The AHM’s youths’ focus was vaping.  They considered our three towns and decided on the town to focus on, when and where the vaping would most likely happen, aka “hot spots” and a plan to reduce the vaping.  This fall the AHM SOAR Youth Group will review the 2022 Youth Voices Count Survey (a key resource that drives are strategic planning) results and will decide to move forward with the suggested plan created at the CADCA mid-year training conference to reduce vaping or to use the SPF and focus on another area that may be a standout from the YVCS. 

Throughout the week, the AHM Team had conversations with members from across the country and learned that all coalitions are the same because every coalition is unique and having their own successes and challenges.. AHM Youth & Family Services in partnership with the Coalition for a Healthy & Empowered Community and the SOAR Youth Group will continue our work with the support of community members of all ages. We will target parents and caregivers with children in grade school, middle school and high school to provide prevention educational resources to help them navigate this important time in their child’s life to share the risks of alcohol and substance use as it affects the body, mind and personal life.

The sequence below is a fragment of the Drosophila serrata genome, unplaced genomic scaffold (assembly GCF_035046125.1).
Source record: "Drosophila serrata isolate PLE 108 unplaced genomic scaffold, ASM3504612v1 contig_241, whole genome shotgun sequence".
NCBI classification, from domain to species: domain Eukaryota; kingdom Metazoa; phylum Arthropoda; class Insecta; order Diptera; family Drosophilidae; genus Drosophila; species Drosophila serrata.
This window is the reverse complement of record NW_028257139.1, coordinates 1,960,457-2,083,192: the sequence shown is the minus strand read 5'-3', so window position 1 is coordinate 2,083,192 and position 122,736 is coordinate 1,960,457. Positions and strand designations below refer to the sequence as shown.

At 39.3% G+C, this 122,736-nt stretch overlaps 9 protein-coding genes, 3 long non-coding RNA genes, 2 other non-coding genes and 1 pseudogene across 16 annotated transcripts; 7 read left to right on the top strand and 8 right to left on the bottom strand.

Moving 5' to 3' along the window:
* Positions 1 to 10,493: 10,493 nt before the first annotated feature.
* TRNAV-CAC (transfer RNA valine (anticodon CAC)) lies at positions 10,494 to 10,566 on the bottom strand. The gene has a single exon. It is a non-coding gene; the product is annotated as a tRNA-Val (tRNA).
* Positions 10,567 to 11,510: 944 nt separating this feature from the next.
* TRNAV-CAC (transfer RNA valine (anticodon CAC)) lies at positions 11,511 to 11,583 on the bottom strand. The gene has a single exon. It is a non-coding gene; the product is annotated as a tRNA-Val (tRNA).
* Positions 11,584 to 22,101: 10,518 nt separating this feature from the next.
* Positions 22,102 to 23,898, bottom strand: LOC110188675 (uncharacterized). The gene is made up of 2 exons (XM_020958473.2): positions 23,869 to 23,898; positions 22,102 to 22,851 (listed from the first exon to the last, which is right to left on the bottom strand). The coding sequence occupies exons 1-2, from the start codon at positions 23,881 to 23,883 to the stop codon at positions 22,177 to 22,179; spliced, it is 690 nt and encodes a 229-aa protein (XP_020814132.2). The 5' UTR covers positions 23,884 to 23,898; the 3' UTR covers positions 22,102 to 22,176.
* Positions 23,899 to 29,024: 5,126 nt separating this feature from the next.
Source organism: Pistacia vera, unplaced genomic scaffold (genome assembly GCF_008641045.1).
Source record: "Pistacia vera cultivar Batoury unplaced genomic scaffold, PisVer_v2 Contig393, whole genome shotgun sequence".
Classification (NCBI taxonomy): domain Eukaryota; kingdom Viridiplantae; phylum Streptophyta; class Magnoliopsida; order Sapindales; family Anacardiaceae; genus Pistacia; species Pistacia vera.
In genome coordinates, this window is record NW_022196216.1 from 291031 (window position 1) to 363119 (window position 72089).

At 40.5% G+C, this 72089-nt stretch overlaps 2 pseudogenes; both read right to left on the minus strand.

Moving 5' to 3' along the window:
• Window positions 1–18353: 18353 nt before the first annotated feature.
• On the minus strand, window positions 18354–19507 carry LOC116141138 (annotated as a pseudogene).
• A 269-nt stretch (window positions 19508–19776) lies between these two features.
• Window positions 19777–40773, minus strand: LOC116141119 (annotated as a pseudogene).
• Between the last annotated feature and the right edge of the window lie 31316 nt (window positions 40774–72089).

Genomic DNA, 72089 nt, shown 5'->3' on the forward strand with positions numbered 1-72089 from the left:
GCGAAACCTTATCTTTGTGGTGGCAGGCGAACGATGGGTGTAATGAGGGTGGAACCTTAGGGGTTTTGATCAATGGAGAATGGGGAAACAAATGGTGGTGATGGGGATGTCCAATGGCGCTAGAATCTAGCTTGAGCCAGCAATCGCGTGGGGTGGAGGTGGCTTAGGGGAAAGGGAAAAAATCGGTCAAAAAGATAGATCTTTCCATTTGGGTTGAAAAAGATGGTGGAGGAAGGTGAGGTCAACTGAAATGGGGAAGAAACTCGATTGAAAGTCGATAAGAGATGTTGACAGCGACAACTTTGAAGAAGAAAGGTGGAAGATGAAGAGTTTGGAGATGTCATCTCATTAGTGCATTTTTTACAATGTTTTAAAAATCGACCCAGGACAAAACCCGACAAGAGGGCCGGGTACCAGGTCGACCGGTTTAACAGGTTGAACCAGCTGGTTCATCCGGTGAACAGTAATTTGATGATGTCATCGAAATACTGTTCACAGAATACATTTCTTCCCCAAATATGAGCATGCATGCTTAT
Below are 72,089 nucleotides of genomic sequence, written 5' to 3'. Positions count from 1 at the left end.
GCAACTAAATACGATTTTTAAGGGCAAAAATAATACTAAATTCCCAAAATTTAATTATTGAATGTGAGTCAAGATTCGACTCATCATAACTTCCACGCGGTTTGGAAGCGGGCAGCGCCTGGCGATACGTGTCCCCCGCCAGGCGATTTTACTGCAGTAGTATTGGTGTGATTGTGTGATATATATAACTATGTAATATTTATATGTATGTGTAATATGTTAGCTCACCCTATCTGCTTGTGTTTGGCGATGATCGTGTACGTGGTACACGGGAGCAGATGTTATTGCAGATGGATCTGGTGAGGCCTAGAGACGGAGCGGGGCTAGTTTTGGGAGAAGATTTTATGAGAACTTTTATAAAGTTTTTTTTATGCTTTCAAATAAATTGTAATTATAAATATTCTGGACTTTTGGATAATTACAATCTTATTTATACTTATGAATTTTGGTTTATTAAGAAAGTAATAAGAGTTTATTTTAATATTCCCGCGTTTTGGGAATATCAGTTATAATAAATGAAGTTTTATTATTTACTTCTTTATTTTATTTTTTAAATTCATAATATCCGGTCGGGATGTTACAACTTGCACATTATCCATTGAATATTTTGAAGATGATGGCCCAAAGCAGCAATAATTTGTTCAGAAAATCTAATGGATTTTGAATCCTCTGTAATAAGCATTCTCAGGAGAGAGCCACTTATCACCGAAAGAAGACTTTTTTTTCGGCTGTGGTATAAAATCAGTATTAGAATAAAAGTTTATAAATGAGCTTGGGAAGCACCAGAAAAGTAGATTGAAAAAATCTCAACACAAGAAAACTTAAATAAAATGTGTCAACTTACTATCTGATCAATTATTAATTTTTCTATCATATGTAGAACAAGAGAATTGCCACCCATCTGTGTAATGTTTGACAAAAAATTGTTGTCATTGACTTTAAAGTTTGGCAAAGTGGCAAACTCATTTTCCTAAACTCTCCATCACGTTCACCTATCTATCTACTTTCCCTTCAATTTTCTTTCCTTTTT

Prevention Coordinator:
Ashlee Parks

Contact: 860-228-9488, x22


2023-2024 Committee Meetings

Meetings are held on the first Wednesday of each month via Zoom.  If you are a community member and would like to attend a meeting, please contact the AHM CHEC Coordinator, Ashlee Parks.

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Meeting ID: 823 2957 2860
Password: 242582
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This shocking fact was shared by the CT Overdose Response Strategy (CTORS). Read the full report & share with friends & family!